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Publisher's Summary

A groundbreaking study that radically alters our understanding of the Americas before the arrival of the Europeans in 1492.

Traditionally, Americans learned in school that the ancestors of the people who inhabited the Western Hemisphere at the time of Columbus' landing had crossed the Bering Strait 12,000 years ago; existed mainly in small nomadic bands; and lived so lightly on the land that the Americas were, for all practical purposes, still a vast wilderness. But as Charles C. Mann now makes clear, archaeologists and anthropologists have spent the last 30 years proving these and many other long-held assumptions wrong.

In a book that startles and persuades, Mann reveals how a new generation of researchers equipped with novel scientific techniques came to previously unheard-of conclusions. Among them:

  • In 1491 there were probably more people living in the Americas than in Europe.
  • Certain cities - such as Tenochtitlán, the Aztec capital - were far greater in population than any contemporary European city. Furthermore, Tenochtitlán, unlike any capital in Europe at that time, had running water, beautiful botanical gardens, and immaculately clean streets.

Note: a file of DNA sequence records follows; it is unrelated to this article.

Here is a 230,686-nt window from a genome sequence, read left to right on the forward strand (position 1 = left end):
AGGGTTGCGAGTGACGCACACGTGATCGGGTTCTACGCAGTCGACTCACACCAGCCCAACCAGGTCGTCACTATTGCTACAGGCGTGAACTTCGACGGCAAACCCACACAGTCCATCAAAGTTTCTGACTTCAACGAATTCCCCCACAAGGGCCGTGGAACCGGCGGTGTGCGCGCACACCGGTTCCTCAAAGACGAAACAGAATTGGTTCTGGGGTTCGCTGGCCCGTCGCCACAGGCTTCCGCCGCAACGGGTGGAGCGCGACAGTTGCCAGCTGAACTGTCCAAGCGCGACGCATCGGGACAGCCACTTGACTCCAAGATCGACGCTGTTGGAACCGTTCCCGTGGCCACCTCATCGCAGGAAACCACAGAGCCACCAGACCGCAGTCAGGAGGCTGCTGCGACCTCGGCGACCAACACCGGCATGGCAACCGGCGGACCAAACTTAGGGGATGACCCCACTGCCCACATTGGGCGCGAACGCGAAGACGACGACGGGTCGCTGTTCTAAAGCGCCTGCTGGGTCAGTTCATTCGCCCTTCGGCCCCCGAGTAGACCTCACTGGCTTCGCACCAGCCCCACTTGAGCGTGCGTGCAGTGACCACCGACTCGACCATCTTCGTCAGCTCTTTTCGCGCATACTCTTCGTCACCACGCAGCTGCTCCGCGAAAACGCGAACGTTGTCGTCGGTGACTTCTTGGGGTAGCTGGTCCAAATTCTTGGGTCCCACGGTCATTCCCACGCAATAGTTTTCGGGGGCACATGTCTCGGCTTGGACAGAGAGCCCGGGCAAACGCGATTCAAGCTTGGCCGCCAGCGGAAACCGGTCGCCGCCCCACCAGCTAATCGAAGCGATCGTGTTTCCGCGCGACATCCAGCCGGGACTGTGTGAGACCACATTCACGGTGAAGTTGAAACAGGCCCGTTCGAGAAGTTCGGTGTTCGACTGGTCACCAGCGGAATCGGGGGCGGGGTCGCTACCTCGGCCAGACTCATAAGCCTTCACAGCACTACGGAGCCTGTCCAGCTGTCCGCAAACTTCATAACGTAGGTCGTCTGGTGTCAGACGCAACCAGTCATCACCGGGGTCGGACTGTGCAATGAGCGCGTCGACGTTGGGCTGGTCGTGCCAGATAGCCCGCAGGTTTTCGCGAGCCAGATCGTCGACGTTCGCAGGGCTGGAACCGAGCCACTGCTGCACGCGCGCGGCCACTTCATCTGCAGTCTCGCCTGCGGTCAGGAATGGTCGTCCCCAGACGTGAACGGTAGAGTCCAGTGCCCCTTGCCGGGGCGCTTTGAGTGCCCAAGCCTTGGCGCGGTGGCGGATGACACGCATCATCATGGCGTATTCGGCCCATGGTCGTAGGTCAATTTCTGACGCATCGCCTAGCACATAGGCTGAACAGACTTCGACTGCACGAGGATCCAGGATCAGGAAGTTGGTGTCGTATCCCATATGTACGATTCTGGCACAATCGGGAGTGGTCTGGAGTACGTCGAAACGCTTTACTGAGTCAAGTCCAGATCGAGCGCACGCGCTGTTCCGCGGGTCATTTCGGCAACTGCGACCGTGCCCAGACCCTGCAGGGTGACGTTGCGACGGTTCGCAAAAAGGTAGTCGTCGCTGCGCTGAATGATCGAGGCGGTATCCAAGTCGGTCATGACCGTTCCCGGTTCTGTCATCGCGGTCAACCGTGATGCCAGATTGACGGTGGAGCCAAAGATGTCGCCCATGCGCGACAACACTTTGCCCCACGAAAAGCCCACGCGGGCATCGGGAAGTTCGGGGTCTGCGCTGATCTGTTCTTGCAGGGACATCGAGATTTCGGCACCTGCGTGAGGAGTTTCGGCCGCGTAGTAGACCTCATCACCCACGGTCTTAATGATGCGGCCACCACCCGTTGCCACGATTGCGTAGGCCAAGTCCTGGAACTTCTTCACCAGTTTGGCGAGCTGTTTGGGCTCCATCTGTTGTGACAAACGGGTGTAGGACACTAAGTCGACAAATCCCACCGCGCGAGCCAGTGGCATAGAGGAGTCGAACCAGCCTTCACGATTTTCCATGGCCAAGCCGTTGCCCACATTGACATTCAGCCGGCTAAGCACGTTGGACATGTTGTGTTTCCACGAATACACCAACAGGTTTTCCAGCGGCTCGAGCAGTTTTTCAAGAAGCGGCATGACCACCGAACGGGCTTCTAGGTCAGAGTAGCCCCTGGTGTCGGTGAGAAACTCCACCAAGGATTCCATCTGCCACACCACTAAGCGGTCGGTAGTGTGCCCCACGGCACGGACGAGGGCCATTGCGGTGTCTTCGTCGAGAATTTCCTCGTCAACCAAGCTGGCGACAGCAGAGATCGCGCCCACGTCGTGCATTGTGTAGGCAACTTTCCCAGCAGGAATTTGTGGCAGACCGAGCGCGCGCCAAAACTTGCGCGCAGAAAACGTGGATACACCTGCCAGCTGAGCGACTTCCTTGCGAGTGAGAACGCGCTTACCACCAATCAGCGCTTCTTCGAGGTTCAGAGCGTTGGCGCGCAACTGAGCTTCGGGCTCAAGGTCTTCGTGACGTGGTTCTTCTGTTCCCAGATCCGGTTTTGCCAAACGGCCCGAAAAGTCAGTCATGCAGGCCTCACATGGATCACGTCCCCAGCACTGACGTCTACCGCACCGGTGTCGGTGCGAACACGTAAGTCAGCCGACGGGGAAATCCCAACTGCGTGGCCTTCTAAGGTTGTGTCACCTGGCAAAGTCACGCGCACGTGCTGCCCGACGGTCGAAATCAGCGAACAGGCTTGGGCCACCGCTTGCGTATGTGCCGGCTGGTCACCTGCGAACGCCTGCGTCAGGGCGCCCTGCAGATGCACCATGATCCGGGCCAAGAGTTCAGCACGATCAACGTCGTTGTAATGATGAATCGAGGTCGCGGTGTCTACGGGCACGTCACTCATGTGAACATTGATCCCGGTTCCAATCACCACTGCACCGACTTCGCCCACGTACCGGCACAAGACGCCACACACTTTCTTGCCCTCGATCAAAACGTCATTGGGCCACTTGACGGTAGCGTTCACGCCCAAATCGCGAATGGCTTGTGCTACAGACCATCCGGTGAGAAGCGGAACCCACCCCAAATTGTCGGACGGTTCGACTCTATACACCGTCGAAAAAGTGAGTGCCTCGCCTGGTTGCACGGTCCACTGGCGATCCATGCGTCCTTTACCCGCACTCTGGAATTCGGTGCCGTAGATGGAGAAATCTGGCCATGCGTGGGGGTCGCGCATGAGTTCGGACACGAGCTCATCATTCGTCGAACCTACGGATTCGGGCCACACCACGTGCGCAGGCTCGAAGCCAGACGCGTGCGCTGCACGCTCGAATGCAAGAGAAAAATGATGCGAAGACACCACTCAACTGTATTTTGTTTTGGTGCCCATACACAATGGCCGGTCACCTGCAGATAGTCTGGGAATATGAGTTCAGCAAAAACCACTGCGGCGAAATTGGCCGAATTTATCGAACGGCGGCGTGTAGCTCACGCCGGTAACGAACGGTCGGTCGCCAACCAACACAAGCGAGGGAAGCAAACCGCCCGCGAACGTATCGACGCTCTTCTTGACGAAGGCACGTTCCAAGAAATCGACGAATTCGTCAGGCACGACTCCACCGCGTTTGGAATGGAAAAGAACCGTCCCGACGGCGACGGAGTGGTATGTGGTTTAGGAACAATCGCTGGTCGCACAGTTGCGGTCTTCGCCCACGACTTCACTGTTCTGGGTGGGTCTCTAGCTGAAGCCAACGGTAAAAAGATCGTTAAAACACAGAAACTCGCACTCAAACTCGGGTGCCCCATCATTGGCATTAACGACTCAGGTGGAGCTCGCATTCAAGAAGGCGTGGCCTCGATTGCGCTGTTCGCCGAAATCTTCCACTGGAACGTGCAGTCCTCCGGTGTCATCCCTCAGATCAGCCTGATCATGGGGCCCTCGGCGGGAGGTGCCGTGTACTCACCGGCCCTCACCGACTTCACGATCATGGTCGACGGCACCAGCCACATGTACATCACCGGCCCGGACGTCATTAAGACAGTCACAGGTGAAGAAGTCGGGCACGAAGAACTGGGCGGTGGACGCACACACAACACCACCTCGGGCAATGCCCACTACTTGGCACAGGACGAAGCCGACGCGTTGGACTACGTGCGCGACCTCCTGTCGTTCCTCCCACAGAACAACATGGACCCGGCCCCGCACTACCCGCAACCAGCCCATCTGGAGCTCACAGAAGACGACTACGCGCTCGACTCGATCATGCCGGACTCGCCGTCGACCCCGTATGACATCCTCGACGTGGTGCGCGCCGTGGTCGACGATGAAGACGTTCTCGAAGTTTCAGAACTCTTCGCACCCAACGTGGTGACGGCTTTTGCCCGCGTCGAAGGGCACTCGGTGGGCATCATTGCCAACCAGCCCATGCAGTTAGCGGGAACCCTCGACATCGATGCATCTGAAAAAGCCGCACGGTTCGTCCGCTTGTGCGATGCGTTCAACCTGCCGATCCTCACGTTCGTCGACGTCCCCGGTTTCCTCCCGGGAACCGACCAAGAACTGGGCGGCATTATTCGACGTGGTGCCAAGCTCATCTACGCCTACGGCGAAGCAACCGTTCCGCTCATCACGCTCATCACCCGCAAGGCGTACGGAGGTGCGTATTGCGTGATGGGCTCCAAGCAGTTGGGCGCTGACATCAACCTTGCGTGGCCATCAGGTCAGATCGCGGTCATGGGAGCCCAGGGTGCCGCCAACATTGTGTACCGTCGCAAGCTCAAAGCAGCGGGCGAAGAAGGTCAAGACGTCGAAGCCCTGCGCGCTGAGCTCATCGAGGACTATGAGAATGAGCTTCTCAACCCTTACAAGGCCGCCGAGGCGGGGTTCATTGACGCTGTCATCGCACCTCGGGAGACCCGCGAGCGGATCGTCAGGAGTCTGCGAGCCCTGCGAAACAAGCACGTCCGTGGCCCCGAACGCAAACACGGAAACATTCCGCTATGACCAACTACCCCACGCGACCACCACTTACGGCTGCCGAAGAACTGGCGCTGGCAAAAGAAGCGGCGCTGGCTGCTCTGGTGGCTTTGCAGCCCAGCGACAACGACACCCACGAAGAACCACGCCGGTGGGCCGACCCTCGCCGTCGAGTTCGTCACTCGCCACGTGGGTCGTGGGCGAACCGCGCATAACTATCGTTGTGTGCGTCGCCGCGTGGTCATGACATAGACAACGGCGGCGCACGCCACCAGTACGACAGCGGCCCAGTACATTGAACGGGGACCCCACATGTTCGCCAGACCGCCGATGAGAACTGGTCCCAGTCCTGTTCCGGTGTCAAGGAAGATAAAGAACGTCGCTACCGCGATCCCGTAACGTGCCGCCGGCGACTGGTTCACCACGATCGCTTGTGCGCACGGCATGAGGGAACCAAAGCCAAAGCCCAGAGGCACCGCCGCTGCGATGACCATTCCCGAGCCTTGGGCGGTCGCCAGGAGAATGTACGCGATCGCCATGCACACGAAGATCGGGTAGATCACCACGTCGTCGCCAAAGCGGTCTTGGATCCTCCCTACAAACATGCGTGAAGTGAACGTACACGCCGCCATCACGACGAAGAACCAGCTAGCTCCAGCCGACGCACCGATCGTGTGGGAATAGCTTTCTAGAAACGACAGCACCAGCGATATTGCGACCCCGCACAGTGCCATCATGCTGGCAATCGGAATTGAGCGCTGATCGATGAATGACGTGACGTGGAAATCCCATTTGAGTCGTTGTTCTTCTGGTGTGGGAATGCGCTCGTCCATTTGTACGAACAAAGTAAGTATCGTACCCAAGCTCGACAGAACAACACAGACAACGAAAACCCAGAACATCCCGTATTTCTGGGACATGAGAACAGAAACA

• The earliest cities in the Western Hemisphere were thriving before the Egyptians built the great pyramids.
  • Pre-Columbian Indians in Mexico developed corn by a breeding process so sophisticated that the journal Science recently described it as "man's first, and perhaps the greatest, feat of genetic engineering".
  • Amazonian Indians learned how to farm the rain forest without destroying it - a process scientists are studying today in the hope of regaining this lost knowledge.
  • Native Americans transformed their land so completely that Europeans arrived in a hemisphere already massively "landscaped" by human beings.

Mann sheds clarifying light on the methods used to arrive at these new visions of the pre-Columbian Americas and how they have affected our understanding of our history and our thinking about the environment. His book is an exciting and learned account of scientific inquiry and revelation.

©2016 Charles C. Mann (P)2016 Random House Audio

Critic Reviews

"In the tradition of Jared Diamond and John McPhee, a transforming new vision of pre-Columbian America." (Richard Rhodes)
"Every American knows it was a vast new world that Columbus found in 1492, and most imagine it was a thinly peopled paradise of plants, animals, and hunter-gatherers waiting for civilization. The reality, Charles C. Mann tells us in his startling new book about the world before Columbus, is very different - two continents teeming with languages, cultures, and mighty cities as big, as rich, and even more populous than the capitals of Europe." (Tom Powers)
"Charles C. Mann takes us into a complex, fascinating, and unknown world, that of the Indians who lived in this hemisphere before Columbus. He gently demolishes entrenched myths, with impressive scholarship, and with an elegance of style which that makes his book a pleasure to read as well as a marvelous education." (Howard Zinn)

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Average Customer Ratings

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  • Michael
  • Walnut Creek, CA, United States
  • 05-24-17

Thought Provoking